April is the cruellest month, breeding the first signs of summer out of the dead land. But April will be especially cruel next year, for the roots of the rarest lilac have been dug up, and whose fair bloom will welcome the nascent summer never again.
Fans of the New York Yankees, the most successful professional sports franchise in history, no doubt will remember warmly their defunct Stadium—the site of countless fond memories from childhood, historic home runs and no-hitters, some of the finest teams and greatest players in the sport’s century of existence.
But a heritage of success, and a national popularity, cannot alone confer greatness—or, at least, inspire true affection and devotion from a legion of discriminating fans. More importantly, Yankee Stadium will repose dearly in the hearts of Yankee fans, and all true devotees of baseball, not because of its many championships—and other trophies to the vanity of man—but because of the noble spirit, the magnanimity which it has always represented and with which it had imbued the sport.
The Yankees won often, but won with grace. Their players, with few exceptions, respected the tradition reflected in their pinstripes, and eschewed the showboating, sleaze, and unshaven slovenliness common among other teams. Yankee management never passed over into that netherworld of statistics and other alchemical arcana; rather, they continued to rely on what had always worked: character and heart. The Stadium, their home in the Bronx, stood firm for what was best about the sport, as other, lesser teams floated aimlessly in a sea of unchecked change.
Its glory—along with that of the Yankees—may have faded, as the age of “sabermetrics,” and of sophisters and calculators like Theo Epstein and Billy Beane, has succeeded. But as long as our memory endures where Yankee Stadium cannot, we shall know that the baseball of today—with its expansion teams, steroids, instant replay, and other demonic innovations—was a mere shadow of what it once was, and what it may yet again still one day be.
Christopher B. Lacaria ’09, a Crimson editorial editor, is a history concentrator in Kirkland House.
Counterpoint: The pied beauty of Shea Stadium
The most famous moment in Shea Stadium’s 44-year history is an error—the Mookie Wilson grounder that miraculously skipped through the splayed legs of Red Sox first baseman Bill Buckner, capping the Mets’ improbable comeback in game six of the 1986 World Series.
This seems fitting, because Shea Stadium is itself a giant error in both form and functionality. Unlike Yankee Stadium, its counterpart across the Long Island Sound, Shea’s massive concrete and steel structure has none of the quaint charm of a bygone era. Its proportions are oppressively regular and unimaginative, its seats are painted garish and clashing colors, its sightlines—a vestige from the stadium’s original design as a dual use football/baseball facility—are all bad. Sounds of the game are drowned out by the frequent roar of commercial jets taking off at nearby LaGuardia Airport, which in some sense is merciful, since the Shea theme song, “Meet the Mets,” is possibly the worst piece of music ever written in the long history of music writing.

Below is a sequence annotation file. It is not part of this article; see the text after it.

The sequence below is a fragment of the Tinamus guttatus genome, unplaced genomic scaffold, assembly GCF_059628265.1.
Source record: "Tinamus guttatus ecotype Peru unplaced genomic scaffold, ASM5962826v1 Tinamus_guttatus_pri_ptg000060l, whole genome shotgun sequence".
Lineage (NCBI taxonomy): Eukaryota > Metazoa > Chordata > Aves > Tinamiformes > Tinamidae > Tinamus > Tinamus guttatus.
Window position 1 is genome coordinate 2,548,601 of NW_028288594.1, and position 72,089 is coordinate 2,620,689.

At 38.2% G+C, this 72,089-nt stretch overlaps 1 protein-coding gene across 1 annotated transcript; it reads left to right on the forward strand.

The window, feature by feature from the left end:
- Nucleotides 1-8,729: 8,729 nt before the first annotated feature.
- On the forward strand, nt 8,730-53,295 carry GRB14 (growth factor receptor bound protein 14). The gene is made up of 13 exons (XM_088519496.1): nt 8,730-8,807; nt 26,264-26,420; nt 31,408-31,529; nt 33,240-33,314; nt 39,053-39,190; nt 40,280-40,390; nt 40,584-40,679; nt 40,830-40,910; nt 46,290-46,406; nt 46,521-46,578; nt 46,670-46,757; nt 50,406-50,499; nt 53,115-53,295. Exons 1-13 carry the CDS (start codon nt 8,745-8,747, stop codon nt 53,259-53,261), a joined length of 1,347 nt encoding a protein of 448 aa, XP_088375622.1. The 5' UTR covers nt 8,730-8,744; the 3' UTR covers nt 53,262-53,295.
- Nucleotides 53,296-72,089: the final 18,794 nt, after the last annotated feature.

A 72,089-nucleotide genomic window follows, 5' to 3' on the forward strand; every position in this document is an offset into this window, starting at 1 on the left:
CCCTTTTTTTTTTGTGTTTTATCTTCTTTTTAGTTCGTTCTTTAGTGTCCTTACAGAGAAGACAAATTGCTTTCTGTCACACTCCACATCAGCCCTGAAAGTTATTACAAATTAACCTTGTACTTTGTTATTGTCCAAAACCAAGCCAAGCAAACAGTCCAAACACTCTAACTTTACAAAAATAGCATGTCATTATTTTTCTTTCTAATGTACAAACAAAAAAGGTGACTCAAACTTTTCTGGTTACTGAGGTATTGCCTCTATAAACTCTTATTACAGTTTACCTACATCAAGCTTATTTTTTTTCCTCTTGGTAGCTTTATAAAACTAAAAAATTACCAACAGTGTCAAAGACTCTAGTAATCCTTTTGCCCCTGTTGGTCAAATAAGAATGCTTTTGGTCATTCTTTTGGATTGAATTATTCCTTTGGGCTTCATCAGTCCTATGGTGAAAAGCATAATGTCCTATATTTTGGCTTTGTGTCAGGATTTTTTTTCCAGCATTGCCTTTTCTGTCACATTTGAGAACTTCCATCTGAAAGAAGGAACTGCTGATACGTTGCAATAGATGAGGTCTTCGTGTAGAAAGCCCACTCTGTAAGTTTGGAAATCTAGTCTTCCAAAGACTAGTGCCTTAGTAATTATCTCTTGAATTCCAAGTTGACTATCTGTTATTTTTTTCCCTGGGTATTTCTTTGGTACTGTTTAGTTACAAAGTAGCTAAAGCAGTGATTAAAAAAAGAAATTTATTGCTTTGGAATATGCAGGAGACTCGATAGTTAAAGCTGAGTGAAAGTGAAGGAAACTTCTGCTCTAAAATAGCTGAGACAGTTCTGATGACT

And yet, for all these reasons, Shea Stadium has also always been a particularly appropriate home for the New York Mets. Its peculiar contours echo the quirky appeal of a team constantly in the shadow of their better-attended, better-paid, and better-performing (at least until this year) rivals the Yankees, who play a scant few miles away.
If Yankee Stadium is a cathedral of baseball, then Shea is an austere Buddhist shrine, lacking in ornamentation or opulence but rich in meaning. This makes its unfriendly confines well-suited to the Mets fan, who, like a Buddhist, accepts the inevitability of suffering as something doctrinal. Unlike Yankees fans, spoiled off the fat of 26 world championships, supporters of the Mets know that neither life nor stadiums are always pretty.
For years, I have gone to Shea myself to experience in and through it the frequent futility and fitful success of the New York Mets on summer nights when the air is alive with heat and possibility, and the world takes on the ethereal glow that only baseball on a summer night can give it.
So now, at the end of Shea’s life, I am reminded of the poet Gerard Manley Hopkins, who argued that God deserves special praise for “all things counter, original, spare, strange.” Perhaps this explains why, when the wrecking balls begin to gouge holes in Shea’s alienating concrete exterior this fall, I will feel a peculiar yet visceral pang of sadness.
Daniel E. Herz-Roiphe ’10, a Crimson associate editorial editor, is a social studies concentrator in Adams House.
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